- Because of the magnetic properties of the pickups, these guitars (and all electric guitars) must use metal strings (typically steel strings). Otherwise, the pickups will not function.
- The guitars will typically have knobs to control volume and tone, and a selector switch to toggle between pickups.
- Archtop guitars are known for a relatively mellow sound and a resonant character that combines elements of both acoustic and electric playing. They are most popular in jazz and blues but can be found in all popular styles.
- Famous archtop models include the Gibson ES-150, the Gibson ES-335, the Epiphone Casino, and the Gretsch G5420.
Different Types of Electric Guitar: Solid Body Electric
Think Like a Pro
In 26 lessons, Grammy-winning musician Tom Morello will teach you the guitar techniques, rhythms, and riffs that define his signature style.View Class
The other (and most popular) type of electric guitar is known as a solid body guitar.
- Solid body guitars are solid all the way through and don’t contain hollow sound chambers.
- Like archtops, they utilize magnetic pickups to amplify vibrating metal strings.
- Like archtops, they contain knobs to control volume and tone, and switches to select individual pickups.
- Like archtops, they don’t require electricity (their amplifiers do), although some may contain active pickups, which run on battery power.
- Solid body guitars tend to be bright and punchy. They make a minimal sound when unplugged, but through an amplifier, they can be turned up to ear-splitting volumes. They are particularly popular in rock, pop, and country music.
- Leo Fender was a master inventor of solid body electric guitars, and for many, the Fender Stratocaster is the quintessential electric guitar—played by the likes of Jimi Hendrix and Eric Clapton. The Fender Telecaster, Jazzmaster, Jaguar, and Mustang are also iconic models. (Fender is also known for its electric bass models and amplifiers.)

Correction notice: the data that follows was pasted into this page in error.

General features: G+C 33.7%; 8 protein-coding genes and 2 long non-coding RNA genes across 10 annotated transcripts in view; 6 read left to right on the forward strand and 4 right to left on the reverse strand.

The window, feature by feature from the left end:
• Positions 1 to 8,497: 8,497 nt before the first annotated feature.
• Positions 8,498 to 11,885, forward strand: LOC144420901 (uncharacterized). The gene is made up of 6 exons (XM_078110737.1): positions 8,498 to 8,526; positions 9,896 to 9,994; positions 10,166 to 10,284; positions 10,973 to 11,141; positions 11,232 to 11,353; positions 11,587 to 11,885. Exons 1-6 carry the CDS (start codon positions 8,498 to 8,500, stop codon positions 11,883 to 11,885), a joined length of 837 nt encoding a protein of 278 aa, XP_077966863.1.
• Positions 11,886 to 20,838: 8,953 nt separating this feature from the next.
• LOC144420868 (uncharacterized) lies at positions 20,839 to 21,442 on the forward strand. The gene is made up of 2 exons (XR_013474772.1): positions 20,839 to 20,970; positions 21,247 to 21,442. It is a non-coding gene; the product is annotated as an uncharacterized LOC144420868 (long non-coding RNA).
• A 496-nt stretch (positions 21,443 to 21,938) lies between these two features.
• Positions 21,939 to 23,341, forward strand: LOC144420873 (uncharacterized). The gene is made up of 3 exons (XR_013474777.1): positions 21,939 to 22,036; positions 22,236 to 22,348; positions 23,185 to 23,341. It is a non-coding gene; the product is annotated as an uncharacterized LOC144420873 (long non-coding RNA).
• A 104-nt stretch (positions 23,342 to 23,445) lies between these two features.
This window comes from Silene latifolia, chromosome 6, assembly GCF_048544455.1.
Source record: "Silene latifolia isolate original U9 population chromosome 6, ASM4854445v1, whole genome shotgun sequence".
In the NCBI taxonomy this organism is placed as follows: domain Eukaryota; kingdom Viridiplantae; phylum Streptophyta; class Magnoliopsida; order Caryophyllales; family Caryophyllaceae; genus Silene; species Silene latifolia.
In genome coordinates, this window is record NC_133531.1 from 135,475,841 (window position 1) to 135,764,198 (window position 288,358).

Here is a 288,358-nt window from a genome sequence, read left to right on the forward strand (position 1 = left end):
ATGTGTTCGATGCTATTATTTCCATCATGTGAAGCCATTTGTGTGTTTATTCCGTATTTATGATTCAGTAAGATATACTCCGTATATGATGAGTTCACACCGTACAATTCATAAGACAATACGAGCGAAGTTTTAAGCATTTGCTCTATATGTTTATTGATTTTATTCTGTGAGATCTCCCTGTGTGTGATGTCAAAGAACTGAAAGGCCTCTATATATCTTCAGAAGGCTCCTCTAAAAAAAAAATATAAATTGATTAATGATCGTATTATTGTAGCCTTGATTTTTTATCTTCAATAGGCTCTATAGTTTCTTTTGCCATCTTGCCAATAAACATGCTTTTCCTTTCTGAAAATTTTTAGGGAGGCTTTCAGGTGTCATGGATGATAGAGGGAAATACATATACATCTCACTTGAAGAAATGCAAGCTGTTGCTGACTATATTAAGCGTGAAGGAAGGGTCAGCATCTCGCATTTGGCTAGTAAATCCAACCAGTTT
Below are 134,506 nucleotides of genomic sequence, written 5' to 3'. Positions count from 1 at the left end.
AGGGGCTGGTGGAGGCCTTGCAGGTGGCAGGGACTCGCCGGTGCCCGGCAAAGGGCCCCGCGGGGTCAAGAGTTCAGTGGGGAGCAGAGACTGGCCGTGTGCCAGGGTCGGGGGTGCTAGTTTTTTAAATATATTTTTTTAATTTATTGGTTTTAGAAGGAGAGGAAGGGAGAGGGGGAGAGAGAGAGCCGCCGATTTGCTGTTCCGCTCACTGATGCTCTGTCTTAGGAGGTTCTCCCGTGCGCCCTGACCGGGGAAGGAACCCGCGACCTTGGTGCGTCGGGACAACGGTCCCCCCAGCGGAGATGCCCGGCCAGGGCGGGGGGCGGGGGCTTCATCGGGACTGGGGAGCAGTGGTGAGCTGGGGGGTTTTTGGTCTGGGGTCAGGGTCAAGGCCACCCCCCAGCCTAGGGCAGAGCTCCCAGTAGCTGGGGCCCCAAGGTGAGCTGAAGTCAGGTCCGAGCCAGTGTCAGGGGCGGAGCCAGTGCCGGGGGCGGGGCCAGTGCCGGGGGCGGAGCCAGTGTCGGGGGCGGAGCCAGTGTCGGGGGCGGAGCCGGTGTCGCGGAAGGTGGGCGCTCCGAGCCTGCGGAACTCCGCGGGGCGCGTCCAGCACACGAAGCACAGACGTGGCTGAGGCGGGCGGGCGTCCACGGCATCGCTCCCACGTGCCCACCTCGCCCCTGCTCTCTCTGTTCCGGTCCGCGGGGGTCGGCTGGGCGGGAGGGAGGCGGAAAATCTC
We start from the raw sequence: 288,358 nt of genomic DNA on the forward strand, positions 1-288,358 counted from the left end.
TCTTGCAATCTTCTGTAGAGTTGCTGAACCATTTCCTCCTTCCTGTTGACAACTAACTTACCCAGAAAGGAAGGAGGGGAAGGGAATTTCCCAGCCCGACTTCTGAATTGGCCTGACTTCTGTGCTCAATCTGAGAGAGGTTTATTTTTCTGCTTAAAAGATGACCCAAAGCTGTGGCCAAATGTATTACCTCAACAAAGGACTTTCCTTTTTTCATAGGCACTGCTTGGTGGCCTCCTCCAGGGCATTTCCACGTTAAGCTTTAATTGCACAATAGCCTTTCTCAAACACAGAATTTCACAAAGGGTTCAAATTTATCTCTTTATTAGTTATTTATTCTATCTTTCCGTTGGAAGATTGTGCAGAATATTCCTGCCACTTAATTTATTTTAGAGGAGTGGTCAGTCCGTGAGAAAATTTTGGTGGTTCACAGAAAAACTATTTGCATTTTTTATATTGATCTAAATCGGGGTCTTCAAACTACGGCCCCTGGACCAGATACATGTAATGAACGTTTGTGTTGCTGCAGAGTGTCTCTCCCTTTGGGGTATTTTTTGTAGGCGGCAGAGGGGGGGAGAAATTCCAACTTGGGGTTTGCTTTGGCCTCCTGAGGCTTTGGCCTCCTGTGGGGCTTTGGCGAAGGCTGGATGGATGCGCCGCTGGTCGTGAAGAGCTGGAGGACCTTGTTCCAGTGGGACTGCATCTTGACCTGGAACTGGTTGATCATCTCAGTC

- The Gibson Les Paul is another legendary electric guitar. Other popular Gibson models include the SG, the Thunderbird, and the Explorer.
- Guitar design has continued to bring innovation since the invention of the electric guitar. Other prominent solid body guitar makers include Ibanez, Jackson, Schechter, BC Rich, and Reverend. These companies are known for innovating what a modern electric guitar can be. Meanwhile, other companies have sought to carve out a niche market, such as Steinberger, whose experiments with guitar body design seem as bold as the first solid-body guitar back in the thirties.
Tips for Playing Electric Guitar
As with all musical instruments, playing guitar (both the electric guitar and acoustic guitar) can only be mastered with intense practice. You only need to know a few guitar chords to start playing, but proper guitar lessons can go a long way toward propelling you beyond the basics.
It’s also possible to work on your own using your favorite recordings and perhaps internet video lessons. A well-spent practice session will include:
- A warm-up
- Finger exercises
- Working through chord progressions
- Working up and down scales
- Fingerstyle playing
- Two-handed tapping
But does every player really need to master all of those techniques? Practically speaking, perhaps not. Your own personal guitar practice routine will be determined by your own personal goals as a player.